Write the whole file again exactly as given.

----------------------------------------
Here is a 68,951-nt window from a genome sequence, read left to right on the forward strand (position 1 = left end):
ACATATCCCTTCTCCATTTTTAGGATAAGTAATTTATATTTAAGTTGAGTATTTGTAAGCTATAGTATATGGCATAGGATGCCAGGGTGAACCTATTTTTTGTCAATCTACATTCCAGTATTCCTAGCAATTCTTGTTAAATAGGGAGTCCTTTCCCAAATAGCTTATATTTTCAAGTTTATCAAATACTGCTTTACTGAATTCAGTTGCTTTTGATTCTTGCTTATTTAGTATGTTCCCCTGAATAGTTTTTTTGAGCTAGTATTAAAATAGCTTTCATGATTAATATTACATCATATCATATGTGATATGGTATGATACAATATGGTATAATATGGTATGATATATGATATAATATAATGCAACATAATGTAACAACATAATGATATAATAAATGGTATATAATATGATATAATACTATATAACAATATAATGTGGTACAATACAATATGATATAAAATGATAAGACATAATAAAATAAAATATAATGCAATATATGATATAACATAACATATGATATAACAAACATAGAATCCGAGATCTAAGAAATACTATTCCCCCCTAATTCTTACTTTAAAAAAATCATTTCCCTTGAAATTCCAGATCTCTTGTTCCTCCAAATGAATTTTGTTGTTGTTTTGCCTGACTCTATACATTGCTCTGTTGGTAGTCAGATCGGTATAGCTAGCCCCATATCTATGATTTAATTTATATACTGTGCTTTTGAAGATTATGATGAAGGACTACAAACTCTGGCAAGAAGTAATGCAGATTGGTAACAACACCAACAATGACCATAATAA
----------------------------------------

Here is a 68,951-nt window from a genome sequence, read left to right on the forward strand (position 1 = left end):
ACATATCCCTTCTCCATTTTTAGGATAAGTAATTTATATTTAAGTTGAGTATTTGTAAGCTATAGTATATGGCATAGGATGCCAGGGTGAACCTATTTTTTGTCAATCTACATTCCAGTATTCCTAGCAATTCTTGTTAAATAGGGAGTCCTTTCCCAAATAGCTTATATTTTCAAGTTTATCAAATACTGCTTTACTGAATTCAGTTGCTTTTGATTCTTGCTTATTTAGTATGTTCCCCTGAATAGTTTTTTTGAGCTAGTATTAAAATAGCTTTCATGATTAATATTACATCATATCATATGTGATATGGTATGATACAATATGGTATAATATGGTATGATATATGATATAATATAATGCAACATAATGTAACAACATAATGATATAATAAATGGTATATAATATGATATAATACTATATAACAATATAATGTGGTACAATACAATATGATATAAAATGATAAGACATAATAAAATAAAATATAATGCAATATATGATATAACATAACATATGATATAACAAACATAGAATCCGAGATCTAAGAAATACTATTCCCCCCTAATTCTTACTTTAAAAAAATCATTTCCCTTGAAATTCCAGATCTCTTGTTCCTCCAAATGAATTTTGTTGTTGTTTTGCCTGACTCTATACATTGCTCTGTTGGTAGTCAGATCGGTATAGCTAGCCCCATATCTATGATTTAATTTATATACTGTGCTTTTGAAGATTATGATGAAGGACTACAAACTCTGGCAAGAAGTAATGCAGATTGGTAACAACACCAACAATGACCATAATAA